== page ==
Jamaica's underfunded underdogs are going back to the Olympics—and this time their trip is backed not by wealthy businessmen but by a legion of generous Internet fans.
Bobsled driver Winston Watts and brakeman Marvin Dixon qualified for the Sochi Games, but their entry was in jeopardy after they came up $80,000 short of the funding needed to make the trip.
Enter the Internet.
Crowdfunding sites Crowdtilt and Indiegogo took up the Jamaicans' cause, hauling in six figures in just two days from donors around the world (the original fundraising deadline was nine days). "The outpouring of support at the grassroots level through crowdfunding sites was tremendous and humbling," said Chris Stokes, a member of the 1988 team that inspired the movie Cool Runnings and the current head of the Jamaica Bobsleigh Federation.
Perhaps most unusual—$30,000 of the crowdfunding dollars came from Dogecoin, an online "cryptocurrency"—the same concept as bitcoin—that's based on the popular doge meme. The Dogecoin Foundation gave 27 million of its digital units to the Crowdtilt campaign. The currency created late last year calls itself the most-traded digital currency and pegs its value at $0.0018 per doge.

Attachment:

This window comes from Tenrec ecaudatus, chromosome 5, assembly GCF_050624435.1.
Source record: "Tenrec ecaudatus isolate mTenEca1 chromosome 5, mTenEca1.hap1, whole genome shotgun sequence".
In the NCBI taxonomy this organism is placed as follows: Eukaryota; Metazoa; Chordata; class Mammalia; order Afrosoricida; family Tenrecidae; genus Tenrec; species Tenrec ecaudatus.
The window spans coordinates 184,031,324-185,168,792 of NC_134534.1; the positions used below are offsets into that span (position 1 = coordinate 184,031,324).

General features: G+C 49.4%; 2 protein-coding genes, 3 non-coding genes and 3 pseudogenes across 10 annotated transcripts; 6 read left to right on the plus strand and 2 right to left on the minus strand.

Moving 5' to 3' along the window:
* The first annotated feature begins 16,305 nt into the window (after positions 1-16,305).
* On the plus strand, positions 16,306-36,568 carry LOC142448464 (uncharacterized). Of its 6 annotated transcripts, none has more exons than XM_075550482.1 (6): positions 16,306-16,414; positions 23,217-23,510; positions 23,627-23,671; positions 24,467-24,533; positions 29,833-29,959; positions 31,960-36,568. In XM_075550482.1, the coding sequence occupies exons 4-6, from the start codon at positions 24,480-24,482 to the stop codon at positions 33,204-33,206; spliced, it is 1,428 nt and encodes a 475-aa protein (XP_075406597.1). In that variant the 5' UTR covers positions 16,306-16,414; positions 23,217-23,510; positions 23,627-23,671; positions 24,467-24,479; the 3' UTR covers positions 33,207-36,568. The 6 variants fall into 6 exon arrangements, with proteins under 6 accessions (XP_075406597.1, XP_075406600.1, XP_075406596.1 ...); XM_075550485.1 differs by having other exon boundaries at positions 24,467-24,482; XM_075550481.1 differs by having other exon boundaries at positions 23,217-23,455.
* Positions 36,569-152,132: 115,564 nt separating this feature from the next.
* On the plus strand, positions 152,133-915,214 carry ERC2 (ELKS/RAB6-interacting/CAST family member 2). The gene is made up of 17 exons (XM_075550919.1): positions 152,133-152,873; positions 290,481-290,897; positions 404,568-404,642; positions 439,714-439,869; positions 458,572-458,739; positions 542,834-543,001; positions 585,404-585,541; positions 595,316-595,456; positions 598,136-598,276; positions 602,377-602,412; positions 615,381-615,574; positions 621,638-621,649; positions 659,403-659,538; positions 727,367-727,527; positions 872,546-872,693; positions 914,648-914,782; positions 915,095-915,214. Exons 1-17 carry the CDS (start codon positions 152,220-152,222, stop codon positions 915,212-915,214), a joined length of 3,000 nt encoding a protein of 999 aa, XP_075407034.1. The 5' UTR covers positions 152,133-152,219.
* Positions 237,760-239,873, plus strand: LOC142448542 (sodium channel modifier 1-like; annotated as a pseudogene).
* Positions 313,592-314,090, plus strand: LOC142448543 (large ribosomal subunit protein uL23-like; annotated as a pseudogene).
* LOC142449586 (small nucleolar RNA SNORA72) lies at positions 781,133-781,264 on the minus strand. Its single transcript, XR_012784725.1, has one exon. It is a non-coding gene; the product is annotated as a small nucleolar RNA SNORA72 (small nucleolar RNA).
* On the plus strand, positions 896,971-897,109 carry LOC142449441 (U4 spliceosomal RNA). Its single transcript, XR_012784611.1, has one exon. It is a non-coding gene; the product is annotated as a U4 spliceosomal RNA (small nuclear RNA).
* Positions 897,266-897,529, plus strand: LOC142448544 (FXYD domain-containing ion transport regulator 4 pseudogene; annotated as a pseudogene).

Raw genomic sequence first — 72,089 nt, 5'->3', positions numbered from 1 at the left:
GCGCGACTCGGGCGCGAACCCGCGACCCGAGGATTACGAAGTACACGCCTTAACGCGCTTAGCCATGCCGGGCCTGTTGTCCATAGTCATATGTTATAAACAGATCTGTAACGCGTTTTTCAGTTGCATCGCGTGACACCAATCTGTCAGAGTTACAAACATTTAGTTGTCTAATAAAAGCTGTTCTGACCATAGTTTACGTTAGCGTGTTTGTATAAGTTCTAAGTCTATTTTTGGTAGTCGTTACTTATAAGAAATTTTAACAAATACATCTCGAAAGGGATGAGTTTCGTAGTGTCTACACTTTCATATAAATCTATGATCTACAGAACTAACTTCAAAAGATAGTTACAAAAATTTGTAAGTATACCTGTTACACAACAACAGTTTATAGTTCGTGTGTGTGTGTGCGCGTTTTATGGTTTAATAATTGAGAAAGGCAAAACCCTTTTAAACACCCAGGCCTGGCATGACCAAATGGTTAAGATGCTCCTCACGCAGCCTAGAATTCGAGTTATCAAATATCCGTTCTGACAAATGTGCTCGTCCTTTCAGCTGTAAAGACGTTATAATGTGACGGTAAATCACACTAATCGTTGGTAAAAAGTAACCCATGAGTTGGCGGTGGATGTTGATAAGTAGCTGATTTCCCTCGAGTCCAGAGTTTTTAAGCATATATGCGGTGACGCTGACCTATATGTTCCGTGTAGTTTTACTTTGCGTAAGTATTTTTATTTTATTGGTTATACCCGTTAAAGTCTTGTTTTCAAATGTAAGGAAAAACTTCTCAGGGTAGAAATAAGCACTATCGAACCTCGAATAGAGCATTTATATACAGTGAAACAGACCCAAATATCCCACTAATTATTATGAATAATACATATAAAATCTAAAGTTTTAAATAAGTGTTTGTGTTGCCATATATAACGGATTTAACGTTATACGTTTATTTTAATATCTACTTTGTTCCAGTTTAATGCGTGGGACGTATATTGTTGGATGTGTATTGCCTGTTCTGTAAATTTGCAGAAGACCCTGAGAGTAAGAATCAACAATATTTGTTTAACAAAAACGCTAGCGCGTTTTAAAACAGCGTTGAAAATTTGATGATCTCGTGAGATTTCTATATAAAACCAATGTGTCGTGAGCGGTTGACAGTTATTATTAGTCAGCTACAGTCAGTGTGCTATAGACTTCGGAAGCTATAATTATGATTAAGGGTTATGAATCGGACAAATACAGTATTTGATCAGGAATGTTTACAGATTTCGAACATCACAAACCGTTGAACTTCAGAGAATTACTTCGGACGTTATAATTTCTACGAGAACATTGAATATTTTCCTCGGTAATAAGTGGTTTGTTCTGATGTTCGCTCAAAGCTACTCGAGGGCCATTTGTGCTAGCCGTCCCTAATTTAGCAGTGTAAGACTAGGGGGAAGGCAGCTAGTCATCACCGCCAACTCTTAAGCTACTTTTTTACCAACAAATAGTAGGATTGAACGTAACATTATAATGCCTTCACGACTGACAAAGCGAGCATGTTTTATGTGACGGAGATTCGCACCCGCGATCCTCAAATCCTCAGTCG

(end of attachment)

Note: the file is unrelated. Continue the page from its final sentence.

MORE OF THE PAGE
"It's humbling to see people get together and do something so positive on the Internet, and if we can promote that spirit through Dogecoin then I think our mission is complete," said Jackson Palmer, the currency's cofounder.
The online support, said Watts, adds to the team's motivation. "[The donors] have a trust in us, because they know that Jamaica—we have some of the best athletes in the world," he said. "They want to see us dominate winter sports as well. They have put a big trust in us; they want to support us."
Watts, 46, is ending nearly a decade of retirement to bring Jamaica its first Winter Olympics appearance since 2002. "It's been a rocky road, hard road, to get where we are right now," he said. The donations will help the team get the equipment upgrades it needs, specifically the sled runners, to be competitive with their better-funded competitors.
"Every now and then we see the connection that Jamaica bobsled makes with … individuals around the world," Stokes said, citing the enduring popularity of the 1993 movie. "People relate to Jamaica bobsled and what it means.… There are people contributing to the program who were not born in 1988."